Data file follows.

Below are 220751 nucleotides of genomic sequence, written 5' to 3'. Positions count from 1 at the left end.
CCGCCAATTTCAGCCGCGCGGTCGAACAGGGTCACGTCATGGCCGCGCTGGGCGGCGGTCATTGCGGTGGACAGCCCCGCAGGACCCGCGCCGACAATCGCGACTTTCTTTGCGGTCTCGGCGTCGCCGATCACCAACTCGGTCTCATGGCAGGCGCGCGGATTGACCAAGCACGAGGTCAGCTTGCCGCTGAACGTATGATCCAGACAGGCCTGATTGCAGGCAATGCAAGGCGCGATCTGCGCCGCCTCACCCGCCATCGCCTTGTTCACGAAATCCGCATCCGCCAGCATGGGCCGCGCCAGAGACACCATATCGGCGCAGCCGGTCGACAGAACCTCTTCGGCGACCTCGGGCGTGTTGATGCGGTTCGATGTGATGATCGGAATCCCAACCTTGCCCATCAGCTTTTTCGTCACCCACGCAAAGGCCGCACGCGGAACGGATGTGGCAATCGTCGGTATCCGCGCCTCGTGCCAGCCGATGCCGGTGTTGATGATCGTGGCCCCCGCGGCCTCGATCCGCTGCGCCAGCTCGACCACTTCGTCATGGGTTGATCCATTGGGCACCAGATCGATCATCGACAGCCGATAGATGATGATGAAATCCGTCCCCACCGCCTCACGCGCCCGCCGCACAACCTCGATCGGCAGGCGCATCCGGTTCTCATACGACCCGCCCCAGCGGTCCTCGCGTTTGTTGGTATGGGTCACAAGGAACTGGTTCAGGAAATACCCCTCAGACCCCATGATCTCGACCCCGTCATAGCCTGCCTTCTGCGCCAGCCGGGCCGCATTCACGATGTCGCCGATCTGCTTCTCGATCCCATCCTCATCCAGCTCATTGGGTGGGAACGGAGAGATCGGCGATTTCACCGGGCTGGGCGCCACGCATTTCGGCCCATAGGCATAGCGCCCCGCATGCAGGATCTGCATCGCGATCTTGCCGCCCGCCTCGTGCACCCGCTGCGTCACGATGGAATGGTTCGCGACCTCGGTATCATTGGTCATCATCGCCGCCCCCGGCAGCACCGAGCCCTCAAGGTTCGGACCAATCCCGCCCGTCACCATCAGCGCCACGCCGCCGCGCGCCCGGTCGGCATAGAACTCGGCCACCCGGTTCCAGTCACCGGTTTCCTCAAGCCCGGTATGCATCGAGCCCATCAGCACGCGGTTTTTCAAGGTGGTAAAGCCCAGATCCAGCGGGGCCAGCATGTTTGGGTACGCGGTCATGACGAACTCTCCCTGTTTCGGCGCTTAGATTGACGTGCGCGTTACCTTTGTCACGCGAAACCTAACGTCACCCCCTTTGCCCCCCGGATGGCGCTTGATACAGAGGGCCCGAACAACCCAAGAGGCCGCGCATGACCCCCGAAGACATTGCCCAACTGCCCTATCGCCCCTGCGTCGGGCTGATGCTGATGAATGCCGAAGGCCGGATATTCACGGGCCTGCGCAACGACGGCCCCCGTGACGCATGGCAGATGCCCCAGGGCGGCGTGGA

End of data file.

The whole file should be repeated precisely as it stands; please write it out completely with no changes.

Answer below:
Below are 220751 nucleotides of genomic sequence, written 5' to 3'. Positions count from 1 at the left end.
CCGCCAATTTCAGCCGCGCGGTCGAACAGGGTCACGTCATGGCCGCGCTGGGCGGCGGTCATTGCGGTGGACAGCCCCGCAGGACCCGCGCCGACAATCGCGACTTTCTTTGCGGTCTCGGCGTCGCCGATCACCAACTCGGTCTCATGGCAGGCGCGCGGATTGACCAAGCACGAGGTCAGCTTGCCGCTGAACGTATGATCCAGACAGGCCTGATTGCAGGCAATGCAAGGCGCGATCTGCGCCGCCTCACCCGCCATCGCCTTGTTCACGAAATCCGCATCCGCCAGCATGGGCCGCGCCAGAGACACCATATCGGCGCAGCCGGTCGACAGAACCTCTTCGGCGACCTCGGGCGTGTTGATGCGGTTCGATGTGATGATCGGAATCCCAACCTTGCCCATCAGCTTTTTCGTCACCCACGCAAAGGCCGCACGCGGAACGGATGTGGCAATCGTCGGTATCCGCGCCTCGTGCCAGCCGATGCCGGTGTTGATGATCGTGGCCCCCGCGGCCTCGATCCGCTGCGCCAGCTCGACCACTTCGTCATGGGTTGATCCATTGGGCACCAGATCGATCATCGACAGCCGATAGATGATGATGAAATCCGTCCCCACCGCCTCACGCGCCCGCCGCACAACCTCGATCGGCAGGCGCATCCGGTTCTCATACGACCCGCCCCAGCGGTCCTCGCGTTTGTTGGTATGGGTCACAAGGAACTGGTTCAGGAAATACCCCTCAGACCCCATGATCTCGACCCCGTCATAGCCTGCCTTCTGCGCCAGCCGGGCCGCATTCACGATGTCGCCGATCTGCTTCTCGATCCCATCCTCATCCAGCTCATTGGGTGGGAACGGAGAGATCGGCGATTTCACCGGGCTGGGCGCCACGCATTTCGGCCCATAGGCATAGCGCCCCGCATGCAGGATCTGCATCGCGATCTTGCCGCCCGCCTCGTGCACCCGCTGCGTCACGATGGAATGGTTCGCGACCTCGGTATCATTGGTCATCATCGCCGCCCCCGGCAGCACCGAGCCCTCAAGGTTCGGACCAATCCCGCCCGTCACCATCAGCGCCACGCCGCCGCGCGCCCGGTCGGCATAGAACTCGGCCACCCGGTTCCAGTCACCGGTTTCCTCAAGCCCGGTATGCATCGAGCCCATCAGCACGCGGTTTTTCAAGGTGGTAAAGCCCAGATCCAGCGGGGCCAGCATGTTTGGGTACGCGGTCATGACGAACTCTCCCTGTTTCGGCGCTTAGATTGACGTGCGCGTTACCTTTGTCACGCGAAACCTAACGTCACCCCCTTTGCCCCCCGGATGGCGCTTGATACAGAGGGCCCGAACAACCCAAGAGGCCGCGCATGACCCCCGAAGACATTGCCCAACTGCCCTATCGCCCCTGCGTCGGGCTGATGCTGATGAATGCCGAAGGCCGGATATTCACGGGCCTGCGCAACGACGGCCCCCGTGACGCATGGCAGATGCCCCAGGGCGGCGTGGA